Here's a really simple idea which is fun to put together and fun to play with. You can play with the jars in many different ways, making is suitable for a wide age range too. Perhaps older kids could make the game for younger siblings?
Collect 10 safe plastic jars or containers. You could use small plastic food storage tubs or small snack tubs. We bought a set of 10 plastic jars from a craft supply shop for very little money.
Use different colours of craft foam to cut out the numbers 1-10 and stick to the top of the jars. You could also cut the numbers from sandpaper. The idea of the raised and textural numbers is that your child can feel and trace over the number with their fingers, which can help them to learn more quickly. You could of course also just use a large number sticker or write the number on each container with a permanent marker.
Now fill each container with the appropriate number of small objects. We used die, beads, "knucklebones", marbles, buttons, miniature toy people left over from another game, pebbles, and tiny toy cars.
Vary the objects according to the age of the child. For example, a child who is just starting to learn their numbers could have 10 identical large red buttons in the "number 10" container. For an older child you could make up the number 10 with a mixture of different buttons of all sizes and colours.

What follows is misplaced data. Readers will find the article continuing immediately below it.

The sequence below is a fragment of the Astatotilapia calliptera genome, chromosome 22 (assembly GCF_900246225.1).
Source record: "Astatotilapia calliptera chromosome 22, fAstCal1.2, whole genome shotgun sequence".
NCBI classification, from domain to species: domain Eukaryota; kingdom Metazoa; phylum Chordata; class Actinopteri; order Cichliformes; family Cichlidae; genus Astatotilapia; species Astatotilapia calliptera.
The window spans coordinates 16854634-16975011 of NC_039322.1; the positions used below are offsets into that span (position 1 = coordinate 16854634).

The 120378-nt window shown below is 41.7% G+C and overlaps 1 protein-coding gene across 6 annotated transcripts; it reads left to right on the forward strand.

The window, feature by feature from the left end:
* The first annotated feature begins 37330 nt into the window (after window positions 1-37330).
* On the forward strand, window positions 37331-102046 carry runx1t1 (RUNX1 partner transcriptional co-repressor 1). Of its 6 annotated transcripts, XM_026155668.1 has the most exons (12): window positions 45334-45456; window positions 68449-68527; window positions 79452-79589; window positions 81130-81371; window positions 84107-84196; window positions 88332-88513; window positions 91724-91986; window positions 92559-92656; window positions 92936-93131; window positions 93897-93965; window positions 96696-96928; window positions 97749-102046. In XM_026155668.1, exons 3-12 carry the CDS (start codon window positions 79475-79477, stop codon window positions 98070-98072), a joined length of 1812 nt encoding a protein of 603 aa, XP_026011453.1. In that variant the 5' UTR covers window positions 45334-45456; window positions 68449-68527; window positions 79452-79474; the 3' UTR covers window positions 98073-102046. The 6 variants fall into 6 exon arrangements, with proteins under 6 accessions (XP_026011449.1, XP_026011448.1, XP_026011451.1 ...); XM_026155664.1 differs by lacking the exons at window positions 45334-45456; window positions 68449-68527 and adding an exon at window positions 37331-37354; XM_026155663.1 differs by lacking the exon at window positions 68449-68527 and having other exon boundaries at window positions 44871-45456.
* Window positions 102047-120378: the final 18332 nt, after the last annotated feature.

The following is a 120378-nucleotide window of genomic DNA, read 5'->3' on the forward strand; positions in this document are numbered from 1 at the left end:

Here are some ways in which you can use the game:
Learning each number
Take the jar which corresponds to the number which you are learning. Trace the number with your child's fingers (in the way in which you would write it) and say the number out loud. Ask your child to tip out the contents of the jar. Now count the contents back into the jar, saying each number out loud as you do so.
Tip the contents out again and make patterns with them on the table. Show your child that, however you arrange the objects, there are always the same number when you count them back into the jar.
Tip the contents of 2 or more jars out onto the table and ask your child to sort them into piles - perhaps by colour, and then by shape, and finally by type of object. Now count them back into the correct jars.
Learning more than one number
Take 2 or 3 jars - more as your child progresses - and ask your child to tip all the contents onto the table and muddle them up. Now see if they can put the objects back into the jars correctly.
NB: Please take care if you are using the games with younger children that objects aren't put into mouths!